1. GROWTH OF REGION
Thurston County growing at fast pace
Price, availability of land make area desirable
“Many of Washington’s metropolitan areas have grown substantially since 2000, with Thurston County, Tri- Cities and Bellingham showing the highest percentage growth, the Census Bureau reported Wednesday [March 26].
The state’s smaller communities, called “micropolitan” areas, also showed solid growth, the agency said…
The data show that the Olympia area, which the study defines as Thurston County, grew in population from 207,355 to 238,555 in the study period.
Thurston County’s cheaper and more available land compared with Pierce and King counties has sparked much of the growth, said Mike Edwards, former president of the Economic Development Council of Thurston County’s board of directors. “Clearly, it’s the price and availability of land,” said Edwards, who remains an EDC director. “We have populations willing to come down here. It’s been convenient to do that.”
Also helping Thurston County grow is its stable economy, helped by the presence of state government and new job opportunities coming from businesses to serve the growing population, Edwards said.
Rising gasoline prices could stem the growth for employees willing to commute farther while saving on home prices, Edwards said.
“We could easily see a drop-off if gas stays at $4 a gallon and above,” he said.
An increased number of troops at Fort Lewis also is contributing to South Sound’s growth as some military families choose to live in Thurston County, Edwards said,” quoting The Olympian.
2. VERSUS GROWTH CAUSED ENVIRONMENTAL ISSUES
Scientists: Puget Sound species in decline as pollution increases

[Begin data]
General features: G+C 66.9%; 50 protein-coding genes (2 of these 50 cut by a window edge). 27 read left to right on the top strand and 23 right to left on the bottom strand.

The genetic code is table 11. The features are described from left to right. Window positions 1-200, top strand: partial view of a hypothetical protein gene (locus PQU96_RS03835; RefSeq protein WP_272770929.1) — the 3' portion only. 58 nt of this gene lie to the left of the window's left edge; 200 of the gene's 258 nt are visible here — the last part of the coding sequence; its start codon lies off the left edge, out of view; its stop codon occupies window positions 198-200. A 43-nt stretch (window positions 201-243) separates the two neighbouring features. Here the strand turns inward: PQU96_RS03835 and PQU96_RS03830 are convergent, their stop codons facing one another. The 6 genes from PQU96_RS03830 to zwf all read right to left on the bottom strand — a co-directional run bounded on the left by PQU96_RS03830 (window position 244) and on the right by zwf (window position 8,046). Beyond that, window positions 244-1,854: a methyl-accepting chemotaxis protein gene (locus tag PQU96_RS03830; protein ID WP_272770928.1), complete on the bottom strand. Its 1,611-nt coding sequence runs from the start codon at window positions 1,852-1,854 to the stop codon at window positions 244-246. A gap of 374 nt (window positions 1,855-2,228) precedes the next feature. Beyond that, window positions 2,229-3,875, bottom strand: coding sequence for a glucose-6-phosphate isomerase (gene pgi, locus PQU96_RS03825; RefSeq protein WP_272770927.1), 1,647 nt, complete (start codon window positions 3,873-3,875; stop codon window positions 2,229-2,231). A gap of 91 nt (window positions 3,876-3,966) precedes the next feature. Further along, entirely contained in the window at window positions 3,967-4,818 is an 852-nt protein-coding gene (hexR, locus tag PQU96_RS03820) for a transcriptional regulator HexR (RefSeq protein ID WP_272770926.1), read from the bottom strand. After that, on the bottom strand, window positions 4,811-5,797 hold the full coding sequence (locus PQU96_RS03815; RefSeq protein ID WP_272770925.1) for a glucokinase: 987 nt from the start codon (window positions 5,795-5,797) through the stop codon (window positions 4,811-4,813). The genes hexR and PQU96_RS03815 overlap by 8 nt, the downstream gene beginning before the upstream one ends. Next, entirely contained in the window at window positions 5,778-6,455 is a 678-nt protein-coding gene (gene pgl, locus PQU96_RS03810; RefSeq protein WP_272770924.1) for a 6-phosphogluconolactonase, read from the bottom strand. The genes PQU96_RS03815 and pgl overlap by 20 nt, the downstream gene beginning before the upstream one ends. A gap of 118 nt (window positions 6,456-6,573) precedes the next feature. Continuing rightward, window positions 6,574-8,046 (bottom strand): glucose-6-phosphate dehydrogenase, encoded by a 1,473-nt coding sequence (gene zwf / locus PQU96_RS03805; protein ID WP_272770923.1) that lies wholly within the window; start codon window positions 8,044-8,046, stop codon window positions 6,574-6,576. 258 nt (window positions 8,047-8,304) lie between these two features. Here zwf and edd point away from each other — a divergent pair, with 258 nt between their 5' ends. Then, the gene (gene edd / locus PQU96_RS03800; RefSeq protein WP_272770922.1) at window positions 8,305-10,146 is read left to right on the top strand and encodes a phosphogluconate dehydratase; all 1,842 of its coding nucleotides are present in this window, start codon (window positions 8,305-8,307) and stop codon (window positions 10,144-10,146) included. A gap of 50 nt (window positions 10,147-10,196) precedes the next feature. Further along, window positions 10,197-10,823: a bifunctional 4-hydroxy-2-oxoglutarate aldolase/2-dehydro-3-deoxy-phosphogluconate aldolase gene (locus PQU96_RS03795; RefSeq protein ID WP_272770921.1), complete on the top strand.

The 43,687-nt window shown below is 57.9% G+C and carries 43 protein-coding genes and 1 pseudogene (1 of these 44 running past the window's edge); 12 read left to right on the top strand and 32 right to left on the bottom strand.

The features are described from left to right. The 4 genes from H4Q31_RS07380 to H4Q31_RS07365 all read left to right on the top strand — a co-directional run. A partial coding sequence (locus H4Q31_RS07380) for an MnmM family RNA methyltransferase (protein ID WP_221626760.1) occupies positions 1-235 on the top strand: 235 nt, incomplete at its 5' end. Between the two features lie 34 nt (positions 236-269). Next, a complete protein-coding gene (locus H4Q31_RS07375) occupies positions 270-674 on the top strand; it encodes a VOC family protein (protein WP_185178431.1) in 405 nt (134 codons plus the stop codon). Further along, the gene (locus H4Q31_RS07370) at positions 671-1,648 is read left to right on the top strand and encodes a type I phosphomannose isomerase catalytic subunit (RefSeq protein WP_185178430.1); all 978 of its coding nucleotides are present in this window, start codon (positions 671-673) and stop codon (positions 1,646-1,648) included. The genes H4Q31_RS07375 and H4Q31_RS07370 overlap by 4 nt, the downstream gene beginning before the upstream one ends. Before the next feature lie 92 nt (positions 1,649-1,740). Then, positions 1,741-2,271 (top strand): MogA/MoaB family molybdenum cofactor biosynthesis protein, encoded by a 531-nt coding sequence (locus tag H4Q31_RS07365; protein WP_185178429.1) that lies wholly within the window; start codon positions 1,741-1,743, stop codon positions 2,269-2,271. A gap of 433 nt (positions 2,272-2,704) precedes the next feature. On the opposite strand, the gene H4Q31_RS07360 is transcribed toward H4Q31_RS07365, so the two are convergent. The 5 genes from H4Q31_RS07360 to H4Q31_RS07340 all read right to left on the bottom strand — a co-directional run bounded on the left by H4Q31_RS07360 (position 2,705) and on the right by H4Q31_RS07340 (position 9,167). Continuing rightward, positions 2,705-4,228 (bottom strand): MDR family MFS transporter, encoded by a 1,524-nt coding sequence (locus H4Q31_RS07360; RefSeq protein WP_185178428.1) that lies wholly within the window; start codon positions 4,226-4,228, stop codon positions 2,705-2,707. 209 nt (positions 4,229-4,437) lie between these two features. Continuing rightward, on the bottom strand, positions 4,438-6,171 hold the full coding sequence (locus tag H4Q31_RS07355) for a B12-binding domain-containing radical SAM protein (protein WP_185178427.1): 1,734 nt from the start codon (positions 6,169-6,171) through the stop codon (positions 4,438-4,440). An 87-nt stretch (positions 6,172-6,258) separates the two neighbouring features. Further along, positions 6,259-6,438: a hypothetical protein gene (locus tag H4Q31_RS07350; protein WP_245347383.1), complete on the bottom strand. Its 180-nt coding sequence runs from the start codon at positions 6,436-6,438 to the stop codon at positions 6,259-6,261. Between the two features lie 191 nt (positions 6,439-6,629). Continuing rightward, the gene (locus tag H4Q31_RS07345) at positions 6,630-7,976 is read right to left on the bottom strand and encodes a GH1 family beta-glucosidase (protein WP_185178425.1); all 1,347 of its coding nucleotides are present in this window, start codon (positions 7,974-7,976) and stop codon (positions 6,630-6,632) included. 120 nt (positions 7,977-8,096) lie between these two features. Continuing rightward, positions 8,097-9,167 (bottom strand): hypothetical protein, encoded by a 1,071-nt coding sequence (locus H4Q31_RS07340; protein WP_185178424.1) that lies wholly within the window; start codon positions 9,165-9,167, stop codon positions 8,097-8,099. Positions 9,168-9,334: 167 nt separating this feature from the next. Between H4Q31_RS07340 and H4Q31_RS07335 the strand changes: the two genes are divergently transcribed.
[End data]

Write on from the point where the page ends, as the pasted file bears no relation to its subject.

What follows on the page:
“Scientists gathered Wednesday [March 26] to share their latest research on what ails South Sound, painting a picture of a shallow, poorly circulating water body with a host of pollution problems on the rise and many species in decline.
The research presented at the South Sound Science Symposium sobered the crowd of 400. It also drove home the fact that the root causes of a South Sound ecosystem out of whack are not fully understood.
Population growth and all of its trappings including polluted stormwater runoff, nitrogen and bacteria loads from human and animal waste and habitat loss seem to lurk behind many of the signs of an unhealthy Sound, the science suggested.
Preliminary studies suggest that more than half of the toxic chemicals delivered to South Sound come from stormwater runoff that originates from urban areas, noted Puget Sound Partnership toxics reduction program manager Scott Redman,” quoting The Olympian.
These two reports came from the same day.
WHAT DO YOU SAY?
Now, The Washington State Dept. of Ecology announces layoffs
“The state Department of Ecology plans to lay off up to nine workers in its 250-person Water Quality Program, prompted in part by declining construction statewide.
The division works to prevent pollution of the state’s lakes, rivers and other bodies of water. It sets guidelines for handling discharge, such as stormwater runoff from new developments….
The agency projected income growth when it set its budget a year ago because planners expected increasing construction projects to require more permits.
But the economy has slowed, those expectations have been trimmed back twice, and the agency faces a $1.8 million shortfall by the end of the fiscal year in June 2009,” quoting The Olympian.